What are the causes of ear congestion and pain?
The Eustachian tube goes from the middle of each ear to the back of the throat and is supposed to drain fluid from the ear. When you have a cold, sinus problems or ear infection or allergies, the tube can swell and become blocked causing fluid to build up behind your eardrum, resulting in pressure, feeling of congestion and pain, and even hearing loss, tinnitus or dizziness. Common causes of eustachian tube dysfunction are:
- Common Cold. A viral infection of the nose is the most common cause. The nasal congestion also blocks the ear tube (eustachian tube). The ear tube normally keeps air in the middle ear.
- Ear Infection. Middle ear pus can also cause muffled hearing on that side. This commonly happens with an ear infection.
- Sinusitis. Inflammation of the sinuses can cause eustachian tube congestion or blockage.
- Middle Ear Fluid. Fluid may remain in the middle ear after the infection is cleared up. It can last for months. The main symptoms are popping and crackling noises in the ear.
- Allergic Rhinitis. Hay fever is an allergic reaction to pollens. It causes nasal congestion, clear drainage and sneezing. It also can block the ear tube and back up secretions in the ear.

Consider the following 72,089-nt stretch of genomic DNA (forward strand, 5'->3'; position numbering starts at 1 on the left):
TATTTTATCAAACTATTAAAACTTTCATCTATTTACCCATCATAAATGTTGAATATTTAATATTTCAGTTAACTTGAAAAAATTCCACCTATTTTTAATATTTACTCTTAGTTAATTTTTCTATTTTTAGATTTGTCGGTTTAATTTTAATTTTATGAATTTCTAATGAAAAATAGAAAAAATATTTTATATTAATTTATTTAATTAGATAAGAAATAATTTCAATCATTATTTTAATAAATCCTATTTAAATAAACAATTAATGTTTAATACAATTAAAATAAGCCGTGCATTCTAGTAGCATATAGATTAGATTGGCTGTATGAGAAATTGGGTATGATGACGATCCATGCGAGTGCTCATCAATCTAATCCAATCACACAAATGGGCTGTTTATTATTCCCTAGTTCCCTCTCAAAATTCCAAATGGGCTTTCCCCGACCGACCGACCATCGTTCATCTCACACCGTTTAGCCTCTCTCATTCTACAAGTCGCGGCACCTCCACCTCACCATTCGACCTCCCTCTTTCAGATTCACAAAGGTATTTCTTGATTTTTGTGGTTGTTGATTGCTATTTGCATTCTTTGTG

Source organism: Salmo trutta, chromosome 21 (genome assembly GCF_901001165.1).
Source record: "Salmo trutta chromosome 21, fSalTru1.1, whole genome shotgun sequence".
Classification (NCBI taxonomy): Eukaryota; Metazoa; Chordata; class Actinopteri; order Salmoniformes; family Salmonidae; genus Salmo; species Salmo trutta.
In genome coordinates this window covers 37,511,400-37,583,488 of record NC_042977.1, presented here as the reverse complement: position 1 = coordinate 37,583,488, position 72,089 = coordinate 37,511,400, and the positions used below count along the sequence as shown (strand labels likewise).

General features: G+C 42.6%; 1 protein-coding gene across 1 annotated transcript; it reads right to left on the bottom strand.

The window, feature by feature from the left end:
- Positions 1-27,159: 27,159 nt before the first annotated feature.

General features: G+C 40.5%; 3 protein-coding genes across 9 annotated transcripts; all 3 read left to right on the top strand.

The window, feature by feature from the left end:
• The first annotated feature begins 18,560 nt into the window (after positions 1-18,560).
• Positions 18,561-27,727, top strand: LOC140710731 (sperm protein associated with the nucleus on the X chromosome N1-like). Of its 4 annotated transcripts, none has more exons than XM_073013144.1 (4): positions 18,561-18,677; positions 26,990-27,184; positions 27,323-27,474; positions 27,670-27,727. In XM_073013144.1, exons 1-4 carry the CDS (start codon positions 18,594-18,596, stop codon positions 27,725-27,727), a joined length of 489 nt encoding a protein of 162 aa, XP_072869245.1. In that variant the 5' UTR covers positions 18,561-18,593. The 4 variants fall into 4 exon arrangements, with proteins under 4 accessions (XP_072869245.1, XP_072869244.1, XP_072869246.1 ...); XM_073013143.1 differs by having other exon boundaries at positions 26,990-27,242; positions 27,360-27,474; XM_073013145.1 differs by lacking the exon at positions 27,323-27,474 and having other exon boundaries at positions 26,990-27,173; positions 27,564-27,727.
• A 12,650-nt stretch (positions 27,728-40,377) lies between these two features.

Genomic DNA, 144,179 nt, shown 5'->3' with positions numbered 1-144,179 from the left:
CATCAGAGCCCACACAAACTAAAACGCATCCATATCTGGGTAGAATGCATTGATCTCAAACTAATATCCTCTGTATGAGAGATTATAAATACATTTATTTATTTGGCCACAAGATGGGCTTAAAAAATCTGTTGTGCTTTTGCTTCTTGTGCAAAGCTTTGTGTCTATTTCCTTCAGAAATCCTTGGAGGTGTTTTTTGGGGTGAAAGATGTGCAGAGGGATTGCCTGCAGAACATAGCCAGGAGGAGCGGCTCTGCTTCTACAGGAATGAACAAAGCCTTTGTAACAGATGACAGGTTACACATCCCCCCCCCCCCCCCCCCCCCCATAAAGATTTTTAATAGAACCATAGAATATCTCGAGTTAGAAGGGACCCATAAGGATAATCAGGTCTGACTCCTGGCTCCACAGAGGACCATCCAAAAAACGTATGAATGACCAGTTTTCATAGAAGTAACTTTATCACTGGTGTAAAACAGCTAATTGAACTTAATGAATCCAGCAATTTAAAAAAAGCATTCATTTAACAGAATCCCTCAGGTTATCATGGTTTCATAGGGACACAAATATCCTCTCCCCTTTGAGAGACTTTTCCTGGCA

- TMJ-temporal mandibular joint dysfunction
- Airplane changes in pressure.
What treatment options does AAENT offer for recurrent Eustachian Tube Dysfunction or chronic ear congestion?
Recurrent eustachian tube dysfunction and chronic ear infections may require the surgical placement of tubes in the eardrum, which allows fluid to drain and pressure to equalize in the middle ear.
Eustachian Tube Balloon Dilation
Drs. Kleiman, Meek and Wachal are highly skilled in this new minimally invasive technique that can be performed in the office. They use a catheter to insert a small balloon through the patient’s nose and into the Eustachian tube. Once inflated, the balloon opens up a pathway for mucus to flow through the Eustachian tube, which may help restore proper function. After the Eustachian tube is dilated, the balloon is deflated and the catheter is removed. This has been a safe, highly effective treatment of chronic ear congestion and chronic ear infections in select children and adults, and avoids the risks of anaesthesia and surgical placement of tubes. It may not be appropriate for all patients. All patients should be carefully evaluated to determine if they are a candidate for this procedure.